* About half of the entertainment media that I consume (i.e. TV, movies, music) is not in English.

* I attended one of the most liberal colleges in the United States as an undergraduate.

* I used to listen to National Public Radio news on a regular basis.

* I was a radio journalist in college and have been a member of the Society of Professional Journalists while I was an adult.

* I live in the central city of a major metropolitan area and sent my children to school, early childhood education and kindergarten through twelfth grade, to the Denver Public Schools.

* I have many political allies, clients and friends who are LGBTQ, and have marketed for clients at PrideFest and a lesbian bar and in LGBTQ directories. My son's violin teacher of many years was gay, as are many of my children's close friends.

* I was president of the ACLU in college and have been involved in it off and on before and after college.

* I have a graduate degree.

* I have clients who are poor and working class as well as affluent.

* I have a left leaning blog (this one) and lean left on most political issues.

* I drive a subcompact Japanese car and have never bought an American car, although I have received a couple of GM cars as gifts when I was younger and used them.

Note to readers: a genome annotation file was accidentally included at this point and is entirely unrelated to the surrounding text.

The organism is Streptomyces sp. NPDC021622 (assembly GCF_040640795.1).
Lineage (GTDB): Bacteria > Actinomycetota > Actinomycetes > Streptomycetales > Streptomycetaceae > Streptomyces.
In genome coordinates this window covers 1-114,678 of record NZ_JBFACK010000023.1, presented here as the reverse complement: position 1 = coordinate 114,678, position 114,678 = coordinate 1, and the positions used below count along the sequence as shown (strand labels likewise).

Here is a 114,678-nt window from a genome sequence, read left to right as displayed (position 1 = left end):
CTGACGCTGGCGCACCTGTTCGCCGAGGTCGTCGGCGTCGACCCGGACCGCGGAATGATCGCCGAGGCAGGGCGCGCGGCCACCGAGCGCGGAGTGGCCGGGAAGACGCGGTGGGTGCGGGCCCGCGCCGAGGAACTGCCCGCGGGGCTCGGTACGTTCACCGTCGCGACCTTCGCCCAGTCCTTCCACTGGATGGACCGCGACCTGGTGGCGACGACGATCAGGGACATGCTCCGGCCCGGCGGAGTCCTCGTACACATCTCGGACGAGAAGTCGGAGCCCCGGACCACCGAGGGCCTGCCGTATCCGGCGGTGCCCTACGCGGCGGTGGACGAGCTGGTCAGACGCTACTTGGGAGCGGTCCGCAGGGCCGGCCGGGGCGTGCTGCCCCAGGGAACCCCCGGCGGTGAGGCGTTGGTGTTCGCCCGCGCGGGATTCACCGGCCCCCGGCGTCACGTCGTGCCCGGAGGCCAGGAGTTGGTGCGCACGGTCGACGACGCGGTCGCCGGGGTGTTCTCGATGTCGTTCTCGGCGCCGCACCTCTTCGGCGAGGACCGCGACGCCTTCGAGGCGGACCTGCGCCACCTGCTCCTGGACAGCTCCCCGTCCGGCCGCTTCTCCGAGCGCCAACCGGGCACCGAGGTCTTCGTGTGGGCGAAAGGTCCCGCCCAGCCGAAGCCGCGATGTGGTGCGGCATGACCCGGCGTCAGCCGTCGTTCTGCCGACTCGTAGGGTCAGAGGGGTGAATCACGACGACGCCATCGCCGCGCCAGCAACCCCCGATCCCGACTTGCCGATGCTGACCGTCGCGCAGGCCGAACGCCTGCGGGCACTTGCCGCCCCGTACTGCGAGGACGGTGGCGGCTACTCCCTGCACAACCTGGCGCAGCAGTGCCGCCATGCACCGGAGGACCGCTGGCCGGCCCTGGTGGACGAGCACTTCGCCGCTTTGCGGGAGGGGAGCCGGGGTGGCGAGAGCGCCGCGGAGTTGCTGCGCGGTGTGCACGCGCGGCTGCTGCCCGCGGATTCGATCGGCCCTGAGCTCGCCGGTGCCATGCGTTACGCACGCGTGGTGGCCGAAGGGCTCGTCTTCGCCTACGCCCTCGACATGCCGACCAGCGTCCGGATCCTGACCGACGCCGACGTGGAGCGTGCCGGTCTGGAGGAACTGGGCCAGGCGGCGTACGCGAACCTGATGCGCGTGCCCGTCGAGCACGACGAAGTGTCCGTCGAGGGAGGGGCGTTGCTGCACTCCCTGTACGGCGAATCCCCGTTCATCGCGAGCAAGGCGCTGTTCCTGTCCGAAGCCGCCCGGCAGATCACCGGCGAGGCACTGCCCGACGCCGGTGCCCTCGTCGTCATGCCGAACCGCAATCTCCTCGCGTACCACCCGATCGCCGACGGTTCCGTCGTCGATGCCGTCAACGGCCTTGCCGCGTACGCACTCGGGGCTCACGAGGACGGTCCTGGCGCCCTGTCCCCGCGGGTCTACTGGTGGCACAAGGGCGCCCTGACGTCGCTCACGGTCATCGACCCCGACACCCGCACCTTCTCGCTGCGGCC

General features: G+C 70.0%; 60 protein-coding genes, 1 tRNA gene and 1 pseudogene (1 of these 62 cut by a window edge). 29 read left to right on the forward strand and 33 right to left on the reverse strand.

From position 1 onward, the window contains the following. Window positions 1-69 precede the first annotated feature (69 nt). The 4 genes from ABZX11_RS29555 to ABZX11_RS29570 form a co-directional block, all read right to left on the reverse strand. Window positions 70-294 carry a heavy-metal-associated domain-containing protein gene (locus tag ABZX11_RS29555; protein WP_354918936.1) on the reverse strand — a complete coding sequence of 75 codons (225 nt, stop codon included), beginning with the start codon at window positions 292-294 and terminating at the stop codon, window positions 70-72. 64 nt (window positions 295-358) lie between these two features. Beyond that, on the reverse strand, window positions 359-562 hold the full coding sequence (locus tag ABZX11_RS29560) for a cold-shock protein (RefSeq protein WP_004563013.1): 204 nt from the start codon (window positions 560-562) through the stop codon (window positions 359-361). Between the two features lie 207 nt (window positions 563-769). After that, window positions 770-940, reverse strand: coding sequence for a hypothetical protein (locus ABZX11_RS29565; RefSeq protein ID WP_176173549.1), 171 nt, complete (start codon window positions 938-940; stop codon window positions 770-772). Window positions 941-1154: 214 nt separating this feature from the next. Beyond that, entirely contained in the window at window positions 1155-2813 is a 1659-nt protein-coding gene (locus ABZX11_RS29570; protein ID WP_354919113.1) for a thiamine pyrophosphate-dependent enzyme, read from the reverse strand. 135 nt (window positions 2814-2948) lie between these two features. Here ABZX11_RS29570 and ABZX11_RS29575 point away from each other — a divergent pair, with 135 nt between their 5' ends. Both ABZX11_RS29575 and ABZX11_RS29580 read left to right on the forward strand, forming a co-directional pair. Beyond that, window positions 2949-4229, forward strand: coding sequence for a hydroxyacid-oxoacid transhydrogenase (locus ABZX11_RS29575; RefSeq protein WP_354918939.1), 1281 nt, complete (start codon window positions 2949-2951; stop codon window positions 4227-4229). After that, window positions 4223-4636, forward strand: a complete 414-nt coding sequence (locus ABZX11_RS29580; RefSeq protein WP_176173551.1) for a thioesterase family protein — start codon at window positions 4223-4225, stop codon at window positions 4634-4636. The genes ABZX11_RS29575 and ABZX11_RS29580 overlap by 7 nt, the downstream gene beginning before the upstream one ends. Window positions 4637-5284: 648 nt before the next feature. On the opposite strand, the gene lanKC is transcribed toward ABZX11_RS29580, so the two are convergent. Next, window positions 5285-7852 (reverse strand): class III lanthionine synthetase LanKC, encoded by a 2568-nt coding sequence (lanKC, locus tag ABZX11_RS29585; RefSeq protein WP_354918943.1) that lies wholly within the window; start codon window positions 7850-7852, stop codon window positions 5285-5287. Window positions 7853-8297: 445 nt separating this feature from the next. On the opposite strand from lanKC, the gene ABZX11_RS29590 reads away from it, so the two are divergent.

* I like cats.

* I am a fan of science fiction, fantasy and comics.

Reasons You Might Suspect (Wrongly) That I Am A Conservative

There are a variety of data points about me that might cause you to suspect that I am a conservative, even though I am not. They include:

* I was born in Atlanta, Georgia.

* I am a married, middle aged, white, heterosexual man.

* I have a mortgage.

* I am entirely Northern European by descent according to DNA tests.

* I am a father of two children (both of whom are also children of my wife).

* I got married when I was 23 years old and my wife was 22 years old, after a two year engagement, in the Protestant church which my wife attended growing up, and which her parents still attended at the time.

* My native language is American English and I am not fluent in any other language.

* My father's parents and my extended family on his side, whom I visited often while growing up, lived in rural Northwestern Ohio. I have many relatives who still live in that area and have attended numerous family reunions, funerals and a wedding in that area.

* My mother's parents and part of my extended family on his side, whom I visited often while growing up, lived in rural Michigan in the Upper Peninsula of Michigan. I have many relatives who still live in that area. I have attended many family reunions and some funerals in that area.

* I grow up in a small town in Ohio attending a high school where the biggest student groups were the Future Farmers Association and the Future Homemaker's Association.

*  I was an Eagle Scout (some would say that I "am" an Eagle scout).

* I used to read the Wall Street Journal on a regular basis.

* My father was a military veteran.

* My father showed me how to use a rifle when I was a boy.

* I attended a Protestant church regularly and continuously, except for one year while abroad as an exchange student, until I left for college, I was part of that church's youth group, and was confirmed in that church. My wedding reception was in my in-laws country club.